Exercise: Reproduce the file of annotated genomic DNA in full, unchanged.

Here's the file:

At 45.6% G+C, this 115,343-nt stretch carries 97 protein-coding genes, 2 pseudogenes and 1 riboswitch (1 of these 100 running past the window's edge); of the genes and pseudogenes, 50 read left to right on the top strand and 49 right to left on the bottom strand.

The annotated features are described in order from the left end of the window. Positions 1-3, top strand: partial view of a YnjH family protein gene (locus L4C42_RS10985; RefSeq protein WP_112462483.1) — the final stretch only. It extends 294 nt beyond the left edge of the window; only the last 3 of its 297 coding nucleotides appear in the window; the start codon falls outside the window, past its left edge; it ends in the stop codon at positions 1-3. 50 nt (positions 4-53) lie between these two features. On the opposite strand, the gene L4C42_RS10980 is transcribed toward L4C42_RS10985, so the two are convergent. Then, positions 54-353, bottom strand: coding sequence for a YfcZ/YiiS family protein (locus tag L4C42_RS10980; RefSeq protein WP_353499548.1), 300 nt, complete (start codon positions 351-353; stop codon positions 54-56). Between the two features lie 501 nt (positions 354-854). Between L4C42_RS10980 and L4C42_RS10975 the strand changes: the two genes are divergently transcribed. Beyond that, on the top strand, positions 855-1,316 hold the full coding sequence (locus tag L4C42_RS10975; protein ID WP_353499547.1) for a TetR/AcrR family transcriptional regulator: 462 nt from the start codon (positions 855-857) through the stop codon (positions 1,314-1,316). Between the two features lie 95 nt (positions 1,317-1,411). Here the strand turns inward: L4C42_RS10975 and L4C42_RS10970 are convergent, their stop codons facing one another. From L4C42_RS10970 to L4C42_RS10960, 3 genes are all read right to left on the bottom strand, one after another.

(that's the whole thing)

At 45.6% G+C, this 115,343-nt stretch carries 97 protein-coding genes, 2 pseudogenes and 1 riboswitch (1 of these 100 running past the window's edge); of the genes and pseudogenes, 50 read left to right on the top strand and 49 right to left on the bottom strand.

The annotated features are described in order from the left end of the window. Positions 1-3, top strand: partial view of a YnjH family protein gene (locus L4C42_RS10985; RefSeq protein WP_112462483.1) — the final stretch only. It extends 294 nt beyond the left edge of the window; only the last 3 of its 297 coding nucleotides appear in the window; the start codon falls outside the window, past its left edge; it ends in the stop codon at positions 1-3. 50 nt (positions 4-53) lie between these two features. On the opposite strand, the gene L4C42_RS10980 is transcribed toward L4C42_RS10985, so the two are convergent. Then, positions 54-353, bottom strand: coding sequence for a YfcZ/YiiS family protein (locus tag L4C42_RS10980; RefSeq protein WP_353499548.1), 300 nt, complete (start codon positions 351-353; stop codon positions 54-56). Between the two features lie 501 nt (positions 354-854). Between L4C42_RS10980 and L4C42_RS10975 the strand changes: the two genes are divergently transcribed. Beyond that, on the top strand, positions 855-1,316 hold the full coding sequence (locus tag L4C42_RS10975; protein ID WP_353499547.1) for a TetR/AcrR family transcriptional regulator: 462 nt from the start codon (positions 855-857) through the stop codon (positions 1,314-1,316). Between the two features lie 95 nt (positions 1,317-1,411). Here the strand turns inward: L4C42_RS10975 and L4C42_RS10970 are convergent, their stop codons facing one another. From L4C42_RS10970 to L4C42_RS10960, 3 genes are all read right to left on the bottom strand, one after another.